Saif is young, angry, Muslim, American. Vulnerable after his father’s death, and enthralled by online extremist content, he drags himself and his brother into the depths of misplaced vengeance. He is forced to deal with the devastating aftermath.
“ACCORDING TO A RECENT STUDY published by Politifact,of the 85 terrorist acts committed on American soil from Sept 12th, 2001 through December 31st, 2016, nearly three quarters were carried out by right-wing extremists – one need look no further than the recent events surrounding the case of Kyle Rittenhouse, the Kenosha, Wisconsin shooter, or the events of January 6th, 2021. It bears mentioning these are predominately white, Christian men who are often given sympathetic portrayals in the media. It is a different story if the suspect is a Muslim. Saif, the (anti)hero of How to Wash the Dead, is a young, angry, Muslim-American driven to extreme violence by a manipulation and distortion of his faith.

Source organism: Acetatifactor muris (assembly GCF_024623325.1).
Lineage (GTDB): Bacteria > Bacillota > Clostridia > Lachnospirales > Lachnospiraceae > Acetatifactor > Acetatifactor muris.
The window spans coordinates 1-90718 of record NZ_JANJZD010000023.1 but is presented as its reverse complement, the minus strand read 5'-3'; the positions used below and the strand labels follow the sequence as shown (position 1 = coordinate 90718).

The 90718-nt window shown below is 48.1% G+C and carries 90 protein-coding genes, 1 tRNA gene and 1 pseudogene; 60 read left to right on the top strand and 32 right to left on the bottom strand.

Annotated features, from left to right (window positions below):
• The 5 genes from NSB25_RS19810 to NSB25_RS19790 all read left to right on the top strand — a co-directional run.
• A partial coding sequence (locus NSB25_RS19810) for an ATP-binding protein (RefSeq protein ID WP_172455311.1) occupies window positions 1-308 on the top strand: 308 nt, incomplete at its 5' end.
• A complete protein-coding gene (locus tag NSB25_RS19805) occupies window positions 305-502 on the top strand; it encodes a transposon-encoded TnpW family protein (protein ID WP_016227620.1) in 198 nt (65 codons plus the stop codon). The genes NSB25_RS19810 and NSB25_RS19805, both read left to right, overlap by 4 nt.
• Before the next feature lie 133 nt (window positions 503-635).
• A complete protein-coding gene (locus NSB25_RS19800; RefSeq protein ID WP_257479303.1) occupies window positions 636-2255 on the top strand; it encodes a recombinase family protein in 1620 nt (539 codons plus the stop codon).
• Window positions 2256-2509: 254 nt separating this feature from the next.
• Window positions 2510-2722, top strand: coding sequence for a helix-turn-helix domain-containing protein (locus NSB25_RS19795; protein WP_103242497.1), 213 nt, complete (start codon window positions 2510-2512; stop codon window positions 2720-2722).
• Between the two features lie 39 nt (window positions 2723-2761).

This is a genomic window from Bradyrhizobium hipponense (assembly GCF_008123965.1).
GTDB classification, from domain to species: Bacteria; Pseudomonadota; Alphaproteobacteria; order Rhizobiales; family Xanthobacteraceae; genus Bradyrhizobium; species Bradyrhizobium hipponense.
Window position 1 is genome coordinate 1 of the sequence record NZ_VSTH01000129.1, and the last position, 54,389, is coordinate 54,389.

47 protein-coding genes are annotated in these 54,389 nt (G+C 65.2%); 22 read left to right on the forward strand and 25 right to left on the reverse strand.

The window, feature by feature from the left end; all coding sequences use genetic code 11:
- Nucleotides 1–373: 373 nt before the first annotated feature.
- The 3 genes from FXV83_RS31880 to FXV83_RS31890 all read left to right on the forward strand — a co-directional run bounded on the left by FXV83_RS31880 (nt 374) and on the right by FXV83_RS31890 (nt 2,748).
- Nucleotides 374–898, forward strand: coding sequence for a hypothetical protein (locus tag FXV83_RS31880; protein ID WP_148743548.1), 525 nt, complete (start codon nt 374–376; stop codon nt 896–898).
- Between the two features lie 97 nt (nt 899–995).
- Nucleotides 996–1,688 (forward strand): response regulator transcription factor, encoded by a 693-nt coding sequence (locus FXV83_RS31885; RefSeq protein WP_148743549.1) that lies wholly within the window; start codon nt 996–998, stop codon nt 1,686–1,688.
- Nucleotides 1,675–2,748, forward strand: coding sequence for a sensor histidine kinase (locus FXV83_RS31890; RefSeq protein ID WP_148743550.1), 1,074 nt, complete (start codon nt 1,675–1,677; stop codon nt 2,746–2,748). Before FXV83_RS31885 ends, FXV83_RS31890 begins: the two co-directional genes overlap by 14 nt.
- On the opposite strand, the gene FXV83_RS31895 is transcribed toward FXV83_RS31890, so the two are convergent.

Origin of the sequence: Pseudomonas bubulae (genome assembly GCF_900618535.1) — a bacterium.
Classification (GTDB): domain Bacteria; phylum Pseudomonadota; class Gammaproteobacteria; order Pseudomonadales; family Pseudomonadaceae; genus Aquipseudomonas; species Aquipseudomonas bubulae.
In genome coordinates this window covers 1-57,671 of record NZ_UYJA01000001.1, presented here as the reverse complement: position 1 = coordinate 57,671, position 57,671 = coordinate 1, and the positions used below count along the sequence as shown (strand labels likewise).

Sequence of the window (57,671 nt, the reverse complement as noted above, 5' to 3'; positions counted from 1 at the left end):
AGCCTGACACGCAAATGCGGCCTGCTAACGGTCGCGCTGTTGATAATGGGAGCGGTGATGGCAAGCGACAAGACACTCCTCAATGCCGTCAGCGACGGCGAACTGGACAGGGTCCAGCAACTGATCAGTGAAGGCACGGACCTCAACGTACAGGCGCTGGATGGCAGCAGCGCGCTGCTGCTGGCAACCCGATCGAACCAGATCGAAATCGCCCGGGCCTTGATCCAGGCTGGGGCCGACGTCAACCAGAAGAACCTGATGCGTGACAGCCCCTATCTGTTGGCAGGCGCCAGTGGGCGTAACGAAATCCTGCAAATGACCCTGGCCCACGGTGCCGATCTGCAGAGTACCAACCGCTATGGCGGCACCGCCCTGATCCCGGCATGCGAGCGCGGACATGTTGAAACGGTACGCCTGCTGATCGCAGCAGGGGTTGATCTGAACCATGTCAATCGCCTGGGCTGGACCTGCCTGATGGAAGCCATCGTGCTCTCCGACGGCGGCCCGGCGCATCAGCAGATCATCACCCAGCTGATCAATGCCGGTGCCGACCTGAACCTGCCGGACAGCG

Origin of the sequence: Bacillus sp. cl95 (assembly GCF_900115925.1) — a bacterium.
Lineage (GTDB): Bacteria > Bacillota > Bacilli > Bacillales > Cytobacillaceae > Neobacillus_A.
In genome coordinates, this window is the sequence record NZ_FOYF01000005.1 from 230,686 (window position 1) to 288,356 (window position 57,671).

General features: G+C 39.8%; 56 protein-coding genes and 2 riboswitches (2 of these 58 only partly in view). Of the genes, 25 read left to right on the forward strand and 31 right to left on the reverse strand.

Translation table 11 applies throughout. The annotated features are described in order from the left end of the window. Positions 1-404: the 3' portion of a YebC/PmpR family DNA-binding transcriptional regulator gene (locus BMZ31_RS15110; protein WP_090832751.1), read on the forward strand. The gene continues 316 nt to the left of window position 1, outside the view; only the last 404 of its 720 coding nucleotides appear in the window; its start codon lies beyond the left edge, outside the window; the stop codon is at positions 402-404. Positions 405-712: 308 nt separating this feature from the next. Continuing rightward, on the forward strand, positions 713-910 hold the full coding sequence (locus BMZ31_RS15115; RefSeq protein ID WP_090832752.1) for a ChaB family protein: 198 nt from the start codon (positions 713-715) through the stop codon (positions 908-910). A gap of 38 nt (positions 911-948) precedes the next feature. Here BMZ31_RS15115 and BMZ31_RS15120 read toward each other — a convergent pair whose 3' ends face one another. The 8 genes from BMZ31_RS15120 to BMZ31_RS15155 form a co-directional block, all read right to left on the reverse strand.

“AS IN GUS VAN SANTS ELEPHANT – a film that follows a group of high school students through the course of one day as they quarrel, flirt, insult and play with each other among which are two that are planning to murder their peers. Van Sant’s film allows the audience to deeply consider the context of the murderers’ lives without offering simple explanations as to the cause of their actions. SimiIarly, in How to Wash the Dead, I want the audience to live with Saif and his family for a short while – to try and understand the human being behind the potential headline.”